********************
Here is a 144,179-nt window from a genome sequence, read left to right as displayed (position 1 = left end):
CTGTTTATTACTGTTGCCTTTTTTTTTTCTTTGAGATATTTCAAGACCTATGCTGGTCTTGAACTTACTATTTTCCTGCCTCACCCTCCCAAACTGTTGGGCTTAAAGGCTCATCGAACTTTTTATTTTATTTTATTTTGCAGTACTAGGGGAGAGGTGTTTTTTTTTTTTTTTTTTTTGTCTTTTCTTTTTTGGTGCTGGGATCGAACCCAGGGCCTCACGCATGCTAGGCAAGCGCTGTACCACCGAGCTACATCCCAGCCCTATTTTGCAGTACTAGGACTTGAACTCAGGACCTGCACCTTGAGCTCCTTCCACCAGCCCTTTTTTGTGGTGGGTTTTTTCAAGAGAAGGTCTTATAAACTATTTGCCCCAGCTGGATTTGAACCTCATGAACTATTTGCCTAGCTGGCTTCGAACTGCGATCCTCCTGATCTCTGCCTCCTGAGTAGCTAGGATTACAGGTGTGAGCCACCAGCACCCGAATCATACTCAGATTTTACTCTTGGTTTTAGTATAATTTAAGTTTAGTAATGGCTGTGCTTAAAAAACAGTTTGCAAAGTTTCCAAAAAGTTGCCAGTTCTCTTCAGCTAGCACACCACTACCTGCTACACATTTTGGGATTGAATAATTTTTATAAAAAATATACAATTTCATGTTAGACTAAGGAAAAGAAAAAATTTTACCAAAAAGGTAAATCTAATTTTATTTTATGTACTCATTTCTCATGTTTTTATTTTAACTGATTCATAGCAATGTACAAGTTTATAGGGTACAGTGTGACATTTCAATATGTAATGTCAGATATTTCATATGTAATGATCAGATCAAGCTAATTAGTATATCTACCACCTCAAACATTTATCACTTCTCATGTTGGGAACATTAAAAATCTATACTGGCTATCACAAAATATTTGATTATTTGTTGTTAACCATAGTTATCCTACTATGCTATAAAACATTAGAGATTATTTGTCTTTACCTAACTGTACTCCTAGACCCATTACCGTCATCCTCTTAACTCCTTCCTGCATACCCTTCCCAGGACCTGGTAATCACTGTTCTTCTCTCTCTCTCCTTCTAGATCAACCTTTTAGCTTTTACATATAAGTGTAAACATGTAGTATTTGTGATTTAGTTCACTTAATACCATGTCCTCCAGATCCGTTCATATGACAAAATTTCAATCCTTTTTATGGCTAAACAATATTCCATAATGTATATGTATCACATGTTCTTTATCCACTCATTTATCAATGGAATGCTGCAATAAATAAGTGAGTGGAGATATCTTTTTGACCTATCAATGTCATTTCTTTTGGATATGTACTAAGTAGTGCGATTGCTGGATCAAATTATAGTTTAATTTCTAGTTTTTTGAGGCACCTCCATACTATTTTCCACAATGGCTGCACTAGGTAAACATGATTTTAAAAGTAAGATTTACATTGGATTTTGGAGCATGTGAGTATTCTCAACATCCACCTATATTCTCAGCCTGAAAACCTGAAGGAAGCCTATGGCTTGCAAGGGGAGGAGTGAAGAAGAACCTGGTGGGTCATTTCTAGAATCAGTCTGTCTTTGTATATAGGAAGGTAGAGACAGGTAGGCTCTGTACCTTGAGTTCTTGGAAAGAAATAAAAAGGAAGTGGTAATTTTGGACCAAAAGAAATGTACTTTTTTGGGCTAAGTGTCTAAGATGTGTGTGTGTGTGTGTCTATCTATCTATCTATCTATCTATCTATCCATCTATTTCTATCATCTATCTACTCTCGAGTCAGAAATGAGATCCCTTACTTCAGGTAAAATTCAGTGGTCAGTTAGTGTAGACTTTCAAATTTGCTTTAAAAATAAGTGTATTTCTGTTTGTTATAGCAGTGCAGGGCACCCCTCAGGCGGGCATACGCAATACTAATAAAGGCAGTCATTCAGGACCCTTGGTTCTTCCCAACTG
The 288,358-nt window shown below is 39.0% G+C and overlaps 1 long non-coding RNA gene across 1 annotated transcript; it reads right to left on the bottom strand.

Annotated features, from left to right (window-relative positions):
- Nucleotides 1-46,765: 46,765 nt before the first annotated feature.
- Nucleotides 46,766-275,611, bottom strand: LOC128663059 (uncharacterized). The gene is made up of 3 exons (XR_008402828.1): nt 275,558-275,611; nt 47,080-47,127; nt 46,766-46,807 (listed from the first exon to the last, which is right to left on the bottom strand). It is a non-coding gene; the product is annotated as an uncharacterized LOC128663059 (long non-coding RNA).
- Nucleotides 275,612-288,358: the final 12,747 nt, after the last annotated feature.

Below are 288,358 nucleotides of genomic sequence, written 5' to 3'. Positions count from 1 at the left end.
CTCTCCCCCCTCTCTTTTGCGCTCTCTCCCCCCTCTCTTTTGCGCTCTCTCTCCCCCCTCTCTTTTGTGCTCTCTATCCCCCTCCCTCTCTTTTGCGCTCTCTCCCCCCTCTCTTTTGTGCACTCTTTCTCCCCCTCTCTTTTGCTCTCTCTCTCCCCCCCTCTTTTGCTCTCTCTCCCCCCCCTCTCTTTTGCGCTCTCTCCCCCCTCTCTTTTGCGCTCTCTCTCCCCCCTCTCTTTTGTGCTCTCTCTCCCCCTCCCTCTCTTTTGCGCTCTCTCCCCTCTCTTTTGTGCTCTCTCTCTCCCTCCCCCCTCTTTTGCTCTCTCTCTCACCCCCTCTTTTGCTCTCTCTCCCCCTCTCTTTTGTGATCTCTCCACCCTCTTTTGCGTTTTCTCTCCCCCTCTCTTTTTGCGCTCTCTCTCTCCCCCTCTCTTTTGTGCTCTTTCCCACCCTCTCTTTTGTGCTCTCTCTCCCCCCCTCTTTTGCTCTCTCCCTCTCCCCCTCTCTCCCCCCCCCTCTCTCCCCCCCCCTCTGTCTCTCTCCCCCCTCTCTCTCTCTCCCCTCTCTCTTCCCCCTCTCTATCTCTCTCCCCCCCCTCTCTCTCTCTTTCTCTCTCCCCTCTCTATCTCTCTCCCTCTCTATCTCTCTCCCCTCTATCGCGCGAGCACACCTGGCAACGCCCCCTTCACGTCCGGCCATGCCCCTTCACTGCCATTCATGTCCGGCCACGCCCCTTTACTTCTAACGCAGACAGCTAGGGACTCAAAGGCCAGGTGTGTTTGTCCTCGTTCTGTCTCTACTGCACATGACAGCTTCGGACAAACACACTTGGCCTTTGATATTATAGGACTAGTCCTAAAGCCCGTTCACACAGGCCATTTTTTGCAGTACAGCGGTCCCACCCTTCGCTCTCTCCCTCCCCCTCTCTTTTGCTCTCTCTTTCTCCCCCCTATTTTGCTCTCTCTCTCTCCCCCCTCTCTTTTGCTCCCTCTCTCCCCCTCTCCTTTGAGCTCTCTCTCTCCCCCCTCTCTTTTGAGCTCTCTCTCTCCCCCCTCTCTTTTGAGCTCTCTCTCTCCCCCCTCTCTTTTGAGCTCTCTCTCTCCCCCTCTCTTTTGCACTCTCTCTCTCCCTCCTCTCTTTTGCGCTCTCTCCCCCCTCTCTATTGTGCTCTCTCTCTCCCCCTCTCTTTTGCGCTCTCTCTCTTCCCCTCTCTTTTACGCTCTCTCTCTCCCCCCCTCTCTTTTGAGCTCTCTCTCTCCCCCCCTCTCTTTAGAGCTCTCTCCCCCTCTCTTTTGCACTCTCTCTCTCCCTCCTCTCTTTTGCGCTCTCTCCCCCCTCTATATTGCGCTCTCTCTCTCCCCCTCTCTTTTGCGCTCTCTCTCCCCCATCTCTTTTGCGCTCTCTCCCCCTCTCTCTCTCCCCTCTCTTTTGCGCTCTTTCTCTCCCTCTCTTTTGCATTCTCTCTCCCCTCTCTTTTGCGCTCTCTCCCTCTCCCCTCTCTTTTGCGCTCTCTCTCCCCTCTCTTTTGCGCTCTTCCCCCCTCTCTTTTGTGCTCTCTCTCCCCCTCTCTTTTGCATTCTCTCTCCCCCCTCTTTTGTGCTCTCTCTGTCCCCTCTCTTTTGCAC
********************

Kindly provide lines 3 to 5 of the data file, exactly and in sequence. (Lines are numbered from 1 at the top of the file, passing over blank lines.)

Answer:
The 288,358-nt window shown below is 39.0% G+C and overlaps 1 long non-coding RNA gene across 1 annotated transcript; it reads right to left on the bottom strand.

Annotated features, from left to right (window-relative positions):
- Nucleotides 1-46,765: 46,765 nt before the first annotated feature.